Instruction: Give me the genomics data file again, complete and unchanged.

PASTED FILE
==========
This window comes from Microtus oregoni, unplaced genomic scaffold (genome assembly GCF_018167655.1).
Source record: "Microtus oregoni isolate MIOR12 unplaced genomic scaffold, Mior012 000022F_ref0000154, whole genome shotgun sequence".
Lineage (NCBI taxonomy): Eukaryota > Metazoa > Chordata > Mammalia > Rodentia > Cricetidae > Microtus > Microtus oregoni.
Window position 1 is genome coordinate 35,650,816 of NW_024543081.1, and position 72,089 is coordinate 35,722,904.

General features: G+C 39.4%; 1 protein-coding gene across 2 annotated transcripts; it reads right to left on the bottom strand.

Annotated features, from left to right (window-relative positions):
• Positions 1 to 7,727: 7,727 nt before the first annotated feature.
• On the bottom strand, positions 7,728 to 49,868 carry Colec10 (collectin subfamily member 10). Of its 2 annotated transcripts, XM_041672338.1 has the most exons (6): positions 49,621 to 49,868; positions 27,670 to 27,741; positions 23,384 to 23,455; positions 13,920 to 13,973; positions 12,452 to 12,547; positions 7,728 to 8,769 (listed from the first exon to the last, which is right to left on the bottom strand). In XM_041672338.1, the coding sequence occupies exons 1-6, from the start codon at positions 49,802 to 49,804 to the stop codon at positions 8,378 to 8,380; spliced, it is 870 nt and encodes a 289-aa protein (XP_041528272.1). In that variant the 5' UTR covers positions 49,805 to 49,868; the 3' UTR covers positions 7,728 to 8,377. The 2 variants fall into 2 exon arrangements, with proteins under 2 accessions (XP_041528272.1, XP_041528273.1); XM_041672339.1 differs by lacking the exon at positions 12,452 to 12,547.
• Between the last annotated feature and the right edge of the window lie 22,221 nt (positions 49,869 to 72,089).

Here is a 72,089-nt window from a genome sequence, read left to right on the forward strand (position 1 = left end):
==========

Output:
This window comes from Microtus oregoni, unplaced genomic scaffold (genome assembly GCF_018167655.1).
Source record: "Microtus oregoni isolate MIOR12 unplaced genomic scaffold, Mior012 000022F_ref0000154, whole genome shotgun sequence".
Lineage (NCBI taxonomy): Eukaryota > Metazoa > Chordata > Mammalia > Rodentia > Cricetidae > Microtus > Microtus oregoni.
Window position 1 is genome coordinate 35,650,816 of NW_024543081.1, and position 72,089 is coordinate 35,722,904.

General features: G+C 39.4%; 1 protein-coding gene across 2 annotated transcripts; it reads right to left on the bottom strand.

Annotated features, from left to right (window-relative positions):
• Positions 1 to 7,727: 7,727 nt before the first annotated feature.
• On the bottom strand, positions 7,728 to 49,868 carry Colec10 (collectin subfamily member 10). Of its 2 annotated transcripts, XM_041672338.1 has the most exons (6): positions 49,621 to 49,868; positions 27,670 to 27,741; positions 23,384 to 23,455; positions 13,920 to 13,973; positions 12,452 to 12,547; positions 7,728 to 8,769 (listed from the first exon to the last, which is right to left on the bottom strand). In XM_041672338.1, the coding sequence occupies exons 1-6, from the start codon at positions 49,802 to 49,804 to the stop codon at positions 8,378 to 8,380; spliced, it is 870 nt and encodes a 289-aa protein (XP_041528272.1). In that variant the 5' UTR covers positions 49,805 to 49,868; the 3' UTR covers positions 7,728 to 8,377. The 2 variants fall into 2 exon arrangements, with proteins under 2 accessions (XP_041528272.1, XP_041528273.1); XM_041672339.1 differs by lacking the exon at positions 12,452 to 12,547.
• Between the last annotated feature and the right edge of the window lie 22,221 nt (positions 49,869 to 72,089).

Here is a 72,089-nt window from a genome sequence, read left to right on the forward strand (position 1 = left end):